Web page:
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trademark for a preparation of chlorambucil, an antineoplastic agent.
Miller-Keane Encyclopedia and Dictionary of Medicine, Nursing, and Allied Health, Seventh Edition. © 2003 by Saunders, an imprint of Elsevier, Inc. All rights reserved.



Pharmacologic class: Alkylating agent, nitrogen mustard

Therapeutic class: Antineoplastic, immunosuppressant

Pregnancy risk category D

FDA Box Warning

• Drug may suppress bone marrow function severely and is carcinogenic.

• Drug causes infertility and is probably mutagenic and teratogenic.


Interacts with cellular DNA to produce cytotoxic cross-linkage, which disrupts cell function. Cell-cycle-phase nonspecific.


Tablets: 2 mg

Indications and dosages

Chronic lymphocytic leukemia, malignant lymphoma, Hodgkin's disease

Adults: Initially, 0.1 to 0.2 mg/kg/day P.O. for 3 to 6 weeks as a single dose or in divided doses. Maintenance dosage is based on CBC but shouldn't exceed 0.1 mg/kg/day.

Off-label uses

• Idiopathic membranous nephropathy

• Meningoencephalitis associated with Behçet's disease

• Rheumatoid arthritis


• Hypersensitivity to drug or other alkylating agents

• Pregnancy or breastfeeding


Use cautiously in:

• hematopoietic depression, infection, other chronic debilitating diseases

• history of seizures or head trauma

• patients who have undergone radiation or other chemotherapy

• elderly patients

• females of childbearing age

• children (safety and efficacy not established).


• Before starting therapy, assess for history of seizures or head trauma.

• After full-course radiation or chemotherapy, wait 4 weeks before giving full doses (because of bone marrow vulnerability).

• To minimize GI effects, drug may be given at bedtime with antiemetic, especially if high dosage is prescribed.

Adverse reactions

CNS: peripheral neuropathy, tremor, confusion, agitation, ataxia, flaccid paresis, seizures

EENT: keratitis

GI: nausea, vomiting, diarrhea

GU: sterile cystitis, amenorrhea, sterility, decreased sperm count

Hematologic: anemia, leukopenia, thrombocytopenia, neutropenia, bone marrow depression

Hepatic: jaundice, hepatotoxicity

Metabolic: hyperuricemia

Musculoskeletal: muscle twitching

Respiratory: interstitial pneumonitis, pulmonary fibrosis

Skin: rash, erythema multiforme, epidermal necrolysis, Stevens-Johnson syndrome

Other: drug fever, allergic reaction, secondary malignancies


Drug-drug. Anticoagulants, aspirin: increased risk of bleeding

Immunosuppressants, myelosuppressants: additive bone marrow depression

Live-virus vaccines: decreased antibody response to vaccine, increased risk of adverse reactions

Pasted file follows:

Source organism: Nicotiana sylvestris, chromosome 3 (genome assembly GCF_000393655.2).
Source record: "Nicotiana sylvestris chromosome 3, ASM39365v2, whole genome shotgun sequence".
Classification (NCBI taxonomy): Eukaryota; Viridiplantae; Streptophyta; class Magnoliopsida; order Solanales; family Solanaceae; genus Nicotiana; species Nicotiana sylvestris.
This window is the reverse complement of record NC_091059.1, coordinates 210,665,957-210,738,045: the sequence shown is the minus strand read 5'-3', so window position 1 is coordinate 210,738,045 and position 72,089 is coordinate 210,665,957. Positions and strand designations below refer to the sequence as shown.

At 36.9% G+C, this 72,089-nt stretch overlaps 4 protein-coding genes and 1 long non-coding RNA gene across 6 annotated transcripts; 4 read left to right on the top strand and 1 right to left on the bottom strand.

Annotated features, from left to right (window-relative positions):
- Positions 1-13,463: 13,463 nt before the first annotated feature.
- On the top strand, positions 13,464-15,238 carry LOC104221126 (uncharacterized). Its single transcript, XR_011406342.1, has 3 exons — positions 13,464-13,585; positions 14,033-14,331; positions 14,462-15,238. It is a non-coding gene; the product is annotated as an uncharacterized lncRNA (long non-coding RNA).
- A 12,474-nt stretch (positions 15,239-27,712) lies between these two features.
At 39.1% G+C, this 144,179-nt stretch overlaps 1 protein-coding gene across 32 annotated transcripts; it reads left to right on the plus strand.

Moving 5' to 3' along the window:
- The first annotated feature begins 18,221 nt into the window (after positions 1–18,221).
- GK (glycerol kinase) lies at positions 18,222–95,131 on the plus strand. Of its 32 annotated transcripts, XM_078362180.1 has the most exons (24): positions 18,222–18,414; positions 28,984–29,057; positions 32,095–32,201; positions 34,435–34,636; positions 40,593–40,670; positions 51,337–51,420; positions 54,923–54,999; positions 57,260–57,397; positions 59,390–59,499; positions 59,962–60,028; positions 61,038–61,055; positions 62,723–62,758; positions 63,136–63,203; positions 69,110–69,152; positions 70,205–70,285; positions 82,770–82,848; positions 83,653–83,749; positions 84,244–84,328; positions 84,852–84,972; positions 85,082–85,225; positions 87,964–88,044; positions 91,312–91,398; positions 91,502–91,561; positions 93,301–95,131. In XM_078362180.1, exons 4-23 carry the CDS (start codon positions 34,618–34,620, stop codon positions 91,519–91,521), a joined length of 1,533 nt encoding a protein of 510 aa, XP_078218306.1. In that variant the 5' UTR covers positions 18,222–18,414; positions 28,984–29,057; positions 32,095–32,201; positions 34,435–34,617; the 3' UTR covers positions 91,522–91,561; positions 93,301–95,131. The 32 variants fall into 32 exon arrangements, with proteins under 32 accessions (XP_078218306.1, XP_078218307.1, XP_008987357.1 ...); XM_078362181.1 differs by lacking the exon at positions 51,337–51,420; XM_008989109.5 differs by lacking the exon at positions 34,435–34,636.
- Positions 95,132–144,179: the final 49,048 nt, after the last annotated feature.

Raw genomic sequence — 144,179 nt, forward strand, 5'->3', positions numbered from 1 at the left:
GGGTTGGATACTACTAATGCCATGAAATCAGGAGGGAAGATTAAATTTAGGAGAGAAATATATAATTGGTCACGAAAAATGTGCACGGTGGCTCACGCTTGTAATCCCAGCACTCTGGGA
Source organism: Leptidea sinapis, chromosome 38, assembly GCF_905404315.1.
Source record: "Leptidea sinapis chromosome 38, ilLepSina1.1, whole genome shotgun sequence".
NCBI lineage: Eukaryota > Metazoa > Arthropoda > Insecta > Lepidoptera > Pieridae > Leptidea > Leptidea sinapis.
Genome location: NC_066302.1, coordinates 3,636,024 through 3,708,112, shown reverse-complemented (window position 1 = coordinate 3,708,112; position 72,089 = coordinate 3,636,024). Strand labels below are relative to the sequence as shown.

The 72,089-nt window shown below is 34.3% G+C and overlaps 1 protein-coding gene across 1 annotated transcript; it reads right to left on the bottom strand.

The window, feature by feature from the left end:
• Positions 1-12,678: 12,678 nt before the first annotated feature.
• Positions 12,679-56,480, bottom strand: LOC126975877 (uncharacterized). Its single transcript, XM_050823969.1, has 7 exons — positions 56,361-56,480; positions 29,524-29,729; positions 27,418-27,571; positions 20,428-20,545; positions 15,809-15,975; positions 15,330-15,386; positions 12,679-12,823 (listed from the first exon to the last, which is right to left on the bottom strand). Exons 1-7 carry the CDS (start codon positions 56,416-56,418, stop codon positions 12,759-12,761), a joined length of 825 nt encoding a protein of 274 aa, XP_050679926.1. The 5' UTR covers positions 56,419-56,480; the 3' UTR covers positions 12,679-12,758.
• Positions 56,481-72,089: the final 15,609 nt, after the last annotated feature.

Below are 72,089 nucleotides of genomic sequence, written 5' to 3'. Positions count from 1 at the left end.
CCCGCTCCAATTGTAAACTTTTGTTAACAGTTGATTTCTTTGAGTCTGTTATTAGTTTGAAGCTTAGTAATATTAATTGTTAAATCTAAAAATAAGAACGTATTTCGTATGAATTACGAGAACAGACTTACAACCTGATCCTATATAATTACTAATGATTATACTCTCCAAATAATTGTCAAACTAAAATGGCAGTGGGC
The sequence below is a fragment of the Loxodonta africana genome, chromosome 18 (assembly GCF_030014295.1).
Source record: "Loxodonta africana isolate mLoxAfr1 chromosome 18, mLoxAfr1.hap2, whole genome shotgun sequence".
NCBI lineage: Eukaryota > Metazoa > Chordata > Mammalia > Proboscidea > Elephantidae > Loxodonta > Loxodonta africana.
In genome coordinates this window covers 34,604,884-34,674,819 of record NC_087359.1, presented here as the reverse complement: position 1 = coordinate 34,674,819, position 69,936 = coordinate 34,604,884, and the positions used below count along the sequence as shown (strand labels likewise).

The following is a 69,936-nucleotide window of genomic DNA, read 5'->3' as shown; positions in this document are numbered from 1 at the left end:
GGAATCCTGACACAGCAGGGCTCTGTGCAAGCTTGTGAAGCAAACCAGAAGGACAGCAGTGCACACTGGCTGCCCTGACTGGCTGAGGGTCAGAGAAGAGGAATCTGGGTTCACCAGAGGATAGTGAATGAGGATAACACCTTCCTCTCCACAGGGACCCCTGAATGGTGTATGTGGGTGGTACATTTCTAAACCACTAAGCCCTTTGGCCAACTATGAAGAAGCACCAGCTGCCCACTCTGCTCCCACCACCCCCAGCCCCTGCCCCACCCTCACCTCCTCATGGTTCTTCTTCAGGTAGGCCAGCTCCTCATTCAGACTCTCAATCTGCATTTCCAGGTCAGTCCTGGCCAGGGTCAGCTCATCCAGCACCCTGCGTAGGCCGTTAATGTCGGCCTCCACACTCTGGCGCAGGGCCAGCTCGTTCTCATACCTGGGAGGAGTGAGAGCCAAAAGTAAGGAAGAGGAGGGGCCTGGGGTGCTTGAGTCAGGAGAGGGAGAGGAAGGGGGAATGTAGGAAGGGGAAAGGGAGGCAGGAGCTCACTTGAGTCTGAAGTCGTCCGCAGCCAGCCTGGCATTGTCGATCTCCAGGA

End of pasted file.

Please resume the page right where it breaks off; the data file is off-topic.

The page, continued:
Drug-diagnostic tests. Alanine aminotransferase, alkaline phosphatase, aspartate aminotransferase, uric acid: increased levels (may reflect hepatotoxicity)

Granulocytes, hemoglobin, neutrophils, platelets, red blood cells, white blood cells (WBCs): decreased counts

Drug-herbs. Astragalus, echinacea, melatonin: interference with immunosuppressant action

Patient monitoring

Monitor CBC with white cell differential and platelet count weekly.

• Monitor WBC count every 3 to 4 days.

• Assess liver function test results.

Patient teaching

• Instruct patient to immediately report unusual bleeding or bruising, fever, nausea, vomiting, rash, chills, sore throat, cough, shortness of breath, seizures, amenorrhea, unusual lumps or masses, flank or stomach pain, joint pain, lip or mouth sores, or yellowing of skin or sclera.

• Tell patient to take drug with full glass of water.

• Inform patient that drug may increase his risk for infection. Advise him to wash hands frequently, wear a mask in public places, and avoid people with infections.

• Instruct patient to contact prescriber before receiving vaccines.

• Advise female patient to use reliable contraception.

• As appropriate, review all other significant and life-threatening adverse reactions and interactions, especially those related to the drugs, tests, and herbs mentioned above.

McGraw-Hill Nurse's Drug Handbook, 7th Ed. Copyright © 2013 by The McGraw-Hill Companies, Inc. All rights reserved


A trademark for the drug chlorambucil.
The American Heritage® Medical Dictionary Copyright © 2007, 2004 by Houghton Mifflin Company. Published by Houghton Mifflin Company. All rights reserved.


Chlorambucil, see there.
McGraw-Hill Concise Dictionary of Modern Medicine. © 2002 by The McGraw-Hill Companies, Inc.


A brand name for CHLORAMBUCIL.
Collins Dictionary of Medicine © Robert M. Youngson 2004, 2005